Viewpoint: Tragic Morals


Living in the 20th century—in the shadow of Hitler, Stalin, Mao, Pol Pot, and the Ayatollahs—has the depressing side effect of dulling one's senses to the more mundane manifestations of moral issues. Our exercise of moral judgment is resuscitated any more only when a great and incomprehensible tragedy occurs. And it helps to have the right villain.

The Union Carbide chemical-plant disaster in Bhopal, India, late last year offered such an opportunity for introspection. The horror of a death cloud chasing down more than 2,000 Indian lives aroused the world's conscience.

Today, the professional arm of conscience is the trial lawyer, and no sooner had the ashes of Bhopal detoxified than the adeptly conscientious Mr. Melvin Belli was on the scene as Great White Father to the victims of multinational corporate exploitation. Appearing with Mother Teresa to visit the plaintiffs, Belli deemed the disaster "a nuclear holocaust to a small degree." And fellow American lawyer Federico Sayre raged: "Products banned in the United States have been shipped to the Third World so that some unbridled capitalist can make a profit."

On the home front, an outburst of moral indignation was not far behind. Writing in the Los Angeles Times, environmentalist Richard Asinof was quick to quote the US Minister of Morality, Jesse Jackson: "Suppose the Russians were doing to us what we are now allowing corporations to do to us," intoned the confidant of Third World dictators. "We would make speeches and mobilize our army saying that Russia has no right to pollute our air and contaminate our water and poison our vegetation. In fact, nobody has that right."

Syndicated columnist David Broder even took the message as an omen: 1985 will be the year of "an upsurge in anti-business sentiment." The moral of the story was equally clear: insufficient governmental supervision. "There are bound to be human costs in the easing of government regulation of high-risk industries, from airlines to chemicals to mining. Anyone who doubts that does not understand the history of abuse of workers, customers and neighbors that brought on the regulations in the first place."

But for all the intonations about capitalist irresponsibility at Bhopal, the gas explosions at San Juan Ixhuatepec, Mexico, last November made it clear that human suffering is more easily discounted when happy Americans cannot pontificate so righteously. Killing at least 452 and injuring over 4,000 more, this was the worst industrial accident in Mexican history. But this time, the culprit was Pemex, the government-owned oil monopoly.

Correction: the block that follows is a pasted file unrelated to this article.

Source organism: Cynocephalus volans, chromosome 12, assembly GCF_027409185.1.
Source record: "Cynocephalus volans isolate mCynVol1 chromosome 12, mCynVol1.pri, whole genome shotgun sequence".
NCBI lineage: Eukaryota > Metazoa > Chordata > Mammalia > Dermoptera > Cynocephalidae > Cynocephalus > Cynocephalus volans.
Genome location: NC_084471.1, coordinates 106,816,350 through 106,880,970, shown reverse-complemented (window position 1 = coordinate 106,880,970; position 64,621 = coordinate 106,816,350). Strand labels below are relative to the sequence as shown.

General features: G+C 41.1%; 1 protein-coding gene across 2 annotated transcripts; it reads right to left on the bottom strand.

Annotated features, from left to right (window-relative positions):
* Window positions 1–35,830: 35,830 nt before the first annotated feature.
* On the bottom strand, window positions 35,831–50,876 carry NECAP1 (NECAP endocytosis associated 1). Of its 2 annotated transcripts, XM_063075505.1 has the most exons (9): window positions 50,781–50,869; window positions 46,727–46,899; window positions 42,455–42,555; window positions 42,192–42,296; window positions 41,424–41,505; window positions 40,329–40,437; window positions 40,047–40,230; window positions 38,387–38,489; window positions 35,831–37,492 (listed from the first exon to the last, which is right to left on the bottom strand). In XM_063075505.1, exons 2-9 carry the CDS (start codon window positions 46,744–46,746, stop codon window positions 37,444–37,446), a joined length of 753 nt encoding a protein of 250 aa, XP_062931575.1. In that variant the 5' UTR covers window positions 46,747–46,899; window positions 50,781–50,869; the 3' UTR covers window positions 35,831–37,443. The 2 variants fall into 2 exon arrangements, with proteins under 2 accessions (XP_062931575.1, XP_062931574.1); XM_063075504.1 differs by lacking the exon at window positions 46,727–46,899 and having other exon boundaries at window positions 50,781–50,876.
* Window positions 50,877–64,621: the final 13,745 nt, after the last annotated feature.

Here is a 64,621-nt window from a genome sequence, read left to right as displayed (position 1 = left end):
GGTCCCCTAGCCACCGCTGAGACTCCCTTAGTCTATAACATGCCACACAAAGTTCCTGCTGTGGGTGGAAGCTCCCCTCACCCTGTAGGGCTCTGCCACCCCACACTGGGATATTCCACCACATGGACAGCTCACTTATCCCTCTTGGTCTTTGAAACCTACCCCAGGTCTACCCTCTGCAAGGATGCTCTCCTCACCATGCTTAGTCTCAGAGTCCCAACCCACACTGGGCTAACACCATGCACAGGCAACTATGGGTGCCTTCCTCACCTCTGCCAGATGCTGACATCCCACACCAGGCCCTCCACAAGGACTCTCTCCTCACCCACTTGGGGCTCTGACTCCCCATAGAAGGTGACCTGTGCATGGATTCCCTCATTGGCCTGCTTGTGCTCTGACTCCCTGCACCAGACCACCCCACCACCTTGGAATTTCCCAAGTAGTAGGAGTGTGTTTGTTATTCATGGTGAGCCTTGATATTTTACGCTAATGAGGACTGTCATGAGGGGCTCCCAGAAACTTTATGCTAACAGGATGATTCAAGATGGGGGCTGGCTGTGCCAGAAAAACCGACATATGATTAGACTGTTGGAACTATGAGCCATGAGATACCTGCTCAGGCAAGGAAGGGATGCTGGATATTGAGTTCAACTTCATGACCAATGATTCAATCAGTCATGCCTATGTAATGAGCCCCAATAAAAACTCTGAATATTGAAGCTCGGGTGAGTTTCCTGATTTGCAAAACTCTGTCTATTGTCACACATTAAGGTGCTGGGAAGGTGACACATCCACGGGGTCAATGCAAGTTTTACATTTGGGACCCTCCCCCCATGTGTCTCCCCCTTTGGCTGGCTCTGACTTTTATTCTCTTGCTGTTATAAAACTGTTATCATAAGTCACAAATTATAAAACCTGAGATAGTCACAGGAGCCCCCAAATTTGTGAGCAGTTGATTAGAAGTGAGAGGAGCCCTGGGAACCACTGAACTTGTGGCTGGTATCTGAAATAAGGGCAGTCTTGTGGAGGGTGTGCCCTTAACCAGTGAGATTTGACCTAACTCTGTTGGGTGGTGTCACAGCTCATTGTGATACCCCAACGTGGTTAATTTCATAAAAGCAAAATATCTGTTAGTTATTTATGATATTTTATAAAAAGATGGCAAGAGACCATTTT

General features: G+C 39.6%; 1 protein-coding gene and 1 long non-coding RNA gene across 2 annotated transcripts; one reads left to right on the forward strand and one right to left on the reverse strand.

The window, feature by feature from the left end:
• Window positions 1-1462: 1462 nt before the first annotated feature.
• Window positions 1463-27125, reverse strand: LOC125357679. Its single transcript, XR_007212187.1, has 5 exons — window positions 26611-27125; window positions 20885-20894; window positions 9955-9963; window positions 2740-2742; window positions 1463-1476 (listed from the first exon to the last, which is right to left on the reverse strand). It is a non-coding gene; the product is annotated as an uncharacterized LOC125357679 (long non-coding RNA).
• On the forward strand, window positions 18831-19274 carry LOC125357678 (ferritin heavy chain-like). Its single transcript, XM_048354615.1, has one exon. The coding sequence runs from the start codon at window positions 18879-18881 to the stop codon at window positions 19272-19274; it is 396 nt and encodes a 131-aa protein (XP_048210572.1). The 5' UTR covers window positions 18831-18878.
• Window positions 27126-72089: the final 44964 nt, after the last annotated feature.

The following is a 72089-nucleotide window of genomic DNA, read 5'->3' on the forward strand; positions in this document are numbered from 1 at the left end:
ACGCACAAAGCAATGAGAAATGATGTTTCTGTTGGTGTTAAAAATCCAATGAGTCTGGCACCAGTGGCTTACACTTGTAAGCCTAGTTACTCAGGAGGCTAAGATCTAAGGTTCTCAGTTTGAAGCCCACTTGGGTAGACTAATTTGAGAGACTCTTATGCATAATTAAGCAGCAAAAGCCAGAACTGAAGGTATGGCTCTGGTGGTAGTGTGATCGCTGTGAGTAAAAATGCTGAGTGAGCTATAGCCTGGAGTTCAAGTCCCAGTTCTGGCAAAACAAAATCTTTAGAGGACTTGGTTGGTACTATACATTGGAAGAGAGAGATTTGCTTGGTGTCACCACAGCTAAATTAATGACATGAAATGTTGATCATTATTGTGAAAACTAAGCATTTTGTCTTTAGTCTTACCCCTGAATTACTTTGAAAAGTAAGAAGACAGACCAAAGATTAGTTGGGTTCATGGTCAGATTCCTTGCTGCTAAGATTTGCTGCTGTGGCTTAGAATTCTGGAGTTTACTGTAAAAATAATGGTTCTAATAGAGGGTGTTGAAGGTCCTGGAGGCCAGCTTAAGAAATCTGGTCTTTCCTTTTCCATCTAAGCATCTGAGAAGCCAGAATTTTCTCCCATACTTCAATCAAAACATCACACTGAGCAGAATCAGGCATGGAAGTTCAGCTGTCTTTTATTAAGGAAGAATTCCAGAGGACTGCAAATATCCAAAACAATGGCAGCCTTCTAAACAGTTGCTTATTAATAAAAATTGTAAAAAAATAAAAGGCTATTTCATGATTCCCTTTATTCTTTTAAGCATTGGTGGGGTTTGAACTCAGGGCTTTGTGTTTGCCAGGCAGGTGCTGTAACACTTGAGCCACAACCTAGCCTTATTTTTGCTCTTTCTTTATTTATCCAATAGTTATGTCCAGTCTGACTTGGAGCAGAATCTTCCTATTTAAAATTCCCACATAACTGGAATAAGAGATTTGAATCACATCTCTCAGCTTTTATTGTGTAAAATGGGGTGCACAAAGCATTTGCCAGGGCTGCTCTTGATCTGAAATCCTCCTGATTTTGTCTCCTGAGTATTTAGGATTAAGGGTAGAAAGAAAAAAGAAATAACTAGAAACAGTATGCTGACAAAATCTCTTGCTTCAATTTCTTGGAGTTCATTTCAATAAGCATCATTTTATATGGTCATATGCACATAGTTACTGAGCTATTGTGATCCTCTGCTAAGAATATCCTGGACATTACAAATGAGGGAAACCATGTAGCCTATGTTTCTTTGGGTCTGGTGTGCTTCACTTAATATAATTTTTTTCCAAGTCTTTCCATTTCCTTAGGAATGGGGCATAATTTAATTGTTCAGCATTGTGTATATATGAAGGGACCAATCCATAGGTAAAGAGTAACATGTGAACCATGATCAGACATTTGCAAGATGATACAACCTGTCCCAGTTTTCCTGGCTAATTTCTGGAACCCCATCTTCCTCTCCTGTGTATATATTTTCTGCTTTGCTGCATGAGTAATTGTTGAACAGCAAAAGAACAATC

There was no Belli, Broder, or Jackson rushing forward to speak for these victims of government irresponsibility. In fact, there may be no one to speak for them at all, for Mexican courts cannot force publicly held Pemex to make restitution to victims and heirs. In this, Mexican law follows Indian and US law, making bureaucratic responsibility a bad joke. Yet the Moral Authority will rest assured that these good people were not victims of corporate greed.

A more careful examination of the Bhopal incident suggests that both it and the Pemex disaster were the result of bureaucratic idiocy. According to the New York Times, the Indian government required that the entire chemical plant be staffed by Indian technicians, despite a 1982 audit showing Indian-worker performance beneath American standards. In fact, Indian contractors built the facility according to design and operation rules enforced by the Indian government. Union Carbide may have had 50.9 percent of the stock shares, but it certainly did not control what Indian bureaucrats had plans for.

Yet the responsibility of faceless bureaucrats is…faceless. That the Indian government moved thousands of squatters onto public land surrounding the plant, leading them to their deaths, will not be litigated—nor will the regulatory insanities that produced the gas leak. And the government's safety inspectors will never be tried by the government's courts.

What Union Carbide, the capitalist, brought to India was its technology—how to manufacture pesticides so that Indians can grow more food. New Republic senior editor Michael Kinsley has pointed out that the Ethiopians would certainly welcome a Union Carbide pesticide factory.

But Mr. Belli speaks for the Moral Authority when, at press conferences around the globe (he made time for publicity stops in Tokyo and New Delhi on his pilgrimage to Bhopal), he expanded upon Jesse Jackson's theme of criminal capitalism. For these preachers, ideology is both a consumption good and an investment good: attacking corporate greed makes the pontificator feel redeemed—and it makes for a fat contingency fee (or front-page photo opportunities), career-wise.

But the victims of tragedy around the world derive no such cheery benefits. For them, government irresponsibility is the unindicted felon who can grin at the jury with impunity. These tragedies would be less condemning of modern man if we could resist Mr. Broder's reflex to instantly whip out a column on the dangers of underregulation. If we are to allow criminally negligent bureaucracies to inflict terror upon their populaces, shouldn't we at least suppress the temptation to worship them?

Contributing Editor Thomas Hazlett is an economist at the University of California at Davis and senior editor of the Manhattan Report on Economic Policy.